Yes HCO3 is the measurement for the bicarbonates (hardness) and CaCO3 the measurement for alkalinity (buffering capacity)
Chemically, hardness is often defined as the sum of polyvalent cation concentrations dissolved in the water. The most common polyvalent cations in fresh water are calcium and magnesium.
Alkalinity is a measure of the acid-neutralizing capacity of water. Alkalinity is usually reported as equivalents of calcium carbonate (CaCO3).
What is the long suffering home-brewer to make of this? It appears to me and please correct me if I am wrong that hardness represents the total dissolved salts in water and that alkalinity is how much our water can resist change (normally acidic change). Naturally there is a symbiotic relationship between the two. As far as I can tell hardness is not really a problem, its the carbonates that are dissolved in the water that reduces our waters ability to resist change thats the problem. (spit ding!) Neutralize or get rid of them! That is why we can boil the water to get rid of some of the carbonates or we can treat our water with an acidic solution (like CRS) to weaken or neutralize the waters ability to resist change.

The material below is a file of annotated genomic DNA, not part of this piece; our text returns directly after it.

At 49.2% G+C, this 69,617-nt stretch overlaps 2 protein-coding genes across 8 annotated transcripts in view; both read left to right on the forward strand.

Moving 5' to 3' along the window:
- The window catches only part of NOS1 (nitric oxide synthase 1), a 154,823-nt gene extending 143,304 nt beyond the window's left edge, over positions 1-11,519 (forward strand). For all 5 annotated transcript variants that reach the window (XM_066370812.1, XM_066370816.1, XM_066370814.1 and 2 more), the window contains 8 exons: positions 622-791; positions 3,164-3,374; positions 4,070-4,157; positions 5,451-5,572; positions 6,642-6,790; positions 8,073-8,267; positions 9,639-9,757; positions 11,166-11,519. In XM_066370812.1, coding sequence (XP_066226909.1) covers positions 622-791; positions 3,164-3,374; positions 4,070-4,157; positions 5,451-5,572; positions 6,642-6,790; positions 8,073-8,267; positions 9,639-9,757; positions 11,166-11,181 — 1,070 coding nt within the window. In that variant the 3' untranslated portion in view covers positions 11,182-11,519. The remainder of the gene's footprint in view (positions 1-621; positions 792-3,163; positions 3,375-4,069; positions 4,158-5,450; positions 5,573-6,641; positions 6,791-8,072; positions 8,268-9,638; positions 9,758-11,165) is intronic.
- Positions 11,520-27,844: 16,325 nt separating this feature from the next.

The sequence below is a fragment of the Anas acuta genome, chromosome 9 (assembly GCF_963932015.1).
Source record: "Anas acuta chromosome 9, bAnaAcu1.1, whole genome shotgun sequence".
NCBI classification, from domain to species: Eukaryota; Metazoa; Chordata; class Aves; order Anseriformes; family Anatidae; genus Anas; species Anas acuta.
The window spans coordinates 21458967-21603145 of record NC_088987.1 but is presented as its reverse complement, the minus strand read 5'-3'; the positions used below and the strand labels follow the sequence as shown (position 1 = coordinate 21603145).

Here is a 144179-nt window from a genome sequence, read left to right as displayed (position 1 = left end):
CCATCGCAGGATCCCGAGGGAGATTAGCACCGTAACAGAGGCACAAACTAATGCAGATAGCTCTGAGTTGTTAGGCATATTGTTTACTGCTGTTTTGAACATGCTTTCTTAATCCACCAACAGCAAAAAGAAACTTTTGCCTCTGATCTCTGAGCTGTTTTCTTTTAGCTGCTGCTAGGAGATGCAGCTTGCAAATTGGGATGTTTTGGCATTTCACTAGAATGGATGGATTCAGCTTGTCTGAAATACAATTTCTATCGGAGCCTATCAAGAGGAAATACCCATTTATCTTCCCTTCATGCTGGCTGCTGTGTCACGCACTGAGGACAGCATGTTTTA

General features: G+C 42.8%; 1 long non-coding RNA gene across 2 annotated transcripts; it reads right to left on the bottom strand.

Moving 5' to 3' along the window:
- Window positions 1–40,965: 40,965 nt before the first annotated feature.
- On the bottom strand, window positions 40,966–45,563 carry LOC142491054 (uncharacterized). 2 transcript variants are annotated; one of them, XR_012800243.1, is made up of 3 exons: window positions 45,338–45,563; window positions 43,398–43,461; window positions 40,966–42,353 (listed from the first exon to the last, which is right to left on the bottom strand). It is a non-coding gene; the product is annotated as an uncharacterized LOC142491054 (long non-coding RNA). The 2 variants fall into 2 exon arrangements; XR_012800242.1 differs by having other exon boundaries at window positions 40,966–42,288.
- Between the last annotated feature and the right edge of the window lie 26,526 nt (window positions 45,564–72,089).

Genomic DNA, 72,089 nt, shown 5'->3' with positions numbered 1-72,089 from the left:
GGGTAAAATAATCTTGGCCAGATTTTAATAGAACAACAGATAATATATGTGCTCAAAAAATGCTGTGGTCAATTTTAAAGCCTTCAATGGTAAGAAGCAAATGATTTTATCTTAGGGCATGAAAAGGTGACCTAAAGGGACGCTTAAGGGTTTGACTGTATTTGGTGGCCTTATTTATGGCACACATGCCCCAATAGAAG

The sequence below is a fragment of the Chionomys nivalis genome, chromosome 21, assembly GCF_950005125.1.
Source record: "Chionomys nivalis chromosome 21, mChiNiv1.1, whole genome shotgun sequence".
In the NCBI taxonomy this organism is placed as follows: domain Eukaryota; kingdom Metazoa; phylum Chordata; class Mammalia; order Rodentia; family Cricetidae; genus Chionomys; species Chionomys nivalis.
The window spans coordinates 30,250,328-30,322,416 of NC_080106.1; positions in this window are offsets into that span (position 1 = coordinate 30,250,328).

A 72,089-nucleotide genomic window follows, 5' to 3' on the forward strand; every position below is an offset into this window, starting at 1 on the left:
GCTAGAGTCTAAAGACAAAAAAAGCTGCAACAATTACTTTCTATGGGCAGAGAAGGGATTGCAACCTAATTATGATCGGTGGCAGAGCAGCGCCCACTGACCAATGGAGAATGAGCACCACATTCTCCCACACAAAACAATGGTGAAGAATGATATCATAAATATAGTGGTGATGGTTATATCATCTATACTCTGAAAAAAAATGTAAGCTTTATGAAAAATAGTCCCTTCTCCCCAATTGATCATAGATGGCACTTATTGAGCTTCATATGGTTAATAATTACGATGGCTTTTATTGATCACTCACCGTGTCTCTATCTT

Rather interestingly I was reading yesterday that Guinness used to add some sour beer to their famous brew to give it that 'Guinness twang' now they use lactic acid. German brewers add lactic acid to Munich malt and add that to reduce the alkalinity of the mash (acid malt) I think this would be an excellent addition because you typically only need about 1-2 percent (20-100g) to really effect the Mash and bring it down to an acceptable level.
If anyone is interested I can put your water data and your target profile data into various software and we can compare the results. I really like the old forum calculator, its simple and gives instant results treating the mash and sparge separately. It has its limitations though in that it does not take the grain bill into consideration and some of the additions are a little excessive in comparison to other estimates. If it works for you though, do it!